short length;
stream . Read (&length, sizeof(lenth));
char * buffer = new char[length + 1]; // create a buffer space
stream . Read (buffer, length);
buffer [ length] = 0; // treminate buffer with null
istrstream strbuff (buffer); // create a string stream
strbuff >> p; // use the istream extraction operator
return 1;
}



    File Structures                   SNU-OOPSLA Lab.             13
4.1 Field and Record Organization

                        Read-file using File Dump
      File-dump gives us the ability to look inside a file at the actual
       bytes that are stored
      Octal Dump: od -xc filename
      e.g. The number 40, stored as ASCII characters and as a short
       integer

                                      Decimal value of       Hex value stored       ASCII
                                          number                 in bytes       character form

(a) 40 stored as ASCII chars:               40                     34 30          '4'      '0'




 (b) 40 stored as a 2-byte integer:         40                     00 28          '\0'     "("




      File Structures                            SNU-OOPSLA Lab.                                 14
4.2 Using Classes to Manipulate Buffers


  Using Classes to Manipulate Buffers
       Examples of three C++ classes to encapsulate
        operation of buffer object
            Function : Pack, Unpack, Read, Write
                  Output: pack into a buffer & write a buffer to a file
                  Input: read into a buffer from a file & unpack a buffer
                  ‘pack and unpack’ deals with only one field
            DelimTextBuffer class for delimited fields
            LengthTextBuffer class for length-based fields
            FixedTextBuffer class for fixed-length fields
       Appendix E : Full implementation




       File Structures                 SNU-OOPSLA Lab.                       15
4.2 Using Classes to Manipulate Buffers

  Buffer Class for Delimited Text Fields(1)
    Variable-length buffer
    Fields are represented as delimited text

             Class DelimTextBuffer
             { public:
                  DelimTextBuffer (char Delim = ‘|’, int maxBtytes = 1000);
                  int Read(istream & file);
                  int Write (ostream & file) const;
                  int Pack(const char * str, int size = -1);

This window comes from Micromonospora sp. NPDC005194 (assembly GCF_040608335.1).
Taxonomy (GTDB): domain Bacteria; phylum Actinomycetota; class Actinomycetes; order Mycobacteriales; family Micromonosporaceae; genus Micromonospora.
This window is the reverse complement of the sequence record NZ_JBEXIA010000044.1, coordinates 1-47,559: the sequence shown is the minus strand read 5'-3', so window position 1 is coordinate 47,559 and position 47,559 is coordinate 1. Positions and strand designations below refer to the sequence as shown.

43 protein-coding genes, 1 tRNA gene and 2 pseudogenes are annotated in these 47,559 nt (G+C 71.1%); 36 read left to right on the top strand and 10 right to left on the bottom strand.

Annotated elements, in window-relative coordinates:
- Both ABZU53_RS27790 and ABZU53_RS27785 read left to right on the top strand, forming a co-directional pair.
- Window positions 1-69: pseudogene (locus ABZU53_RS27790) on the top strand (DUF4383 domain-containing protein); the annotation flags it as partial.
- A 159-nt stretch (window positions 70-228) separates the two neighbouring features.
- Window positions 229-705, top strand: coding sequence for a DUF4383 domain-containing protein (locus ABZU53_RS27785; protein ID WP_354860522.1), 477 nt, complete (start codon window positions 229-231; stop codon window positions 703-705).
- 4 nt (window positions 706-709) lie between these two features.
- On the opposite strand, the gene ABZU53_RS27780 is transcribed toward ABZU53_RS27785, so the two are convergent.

int Unpack(char * str);
              private:
                  char Delim;         // delimiter character
                  char * Buffer;      // character array to hold field values
                  int BufferSize;     // current size of packed fields
                  int MaxBytes;       // maximum # of characters in the buffer
                  int NextByte;       // packing/unpacking position in buffer
             };


     File Structures                  SNU-OOPSLA Lab.                            16
4.2 Using Classes to Manipulate Buffers

  Buffer Class for Delimited Text Fields(2)
    int DelimTextBuffer::Unpack(char *str)
    // extract the value of the next field of the buffer
    {
        int len = -1;     // length of packed string
        int start = NextByte; // first character to be unpacked
        for(int i = start; i < BufferSize; i++)
               if(Buffer[i] == Delim)
                          {len = i-start; break;}
        if(len == -1) return FALSE;           // delimiter not found
        NextByte += len + 1;
        if(NextByte > BufferSize) return FALSE;
        strncpy (str, &Buffer[start], len);
        str[len] = 0;     // zero termination for string
        return TRUE;
    }
    Unpack() is extracking one field from a record in a buffer.
    Pack() method copies the characters of its argument to the buffer and then
       adds the delimiter characters.



     File Structures                   SNU-OOPSLA Lab.                       17
4.2 Using Classes to Manipulate Buffers


    Buffer Class for Delimited Text Fields(3)
     Read method of DelimTextBuffer
           Clears the current buffer contents
           Extracts the record size
           Read the proper number of bytes into buffer
           Set the buffer size
    int DelimTextBuffer::Read(istream & stream)
    {
        Clear();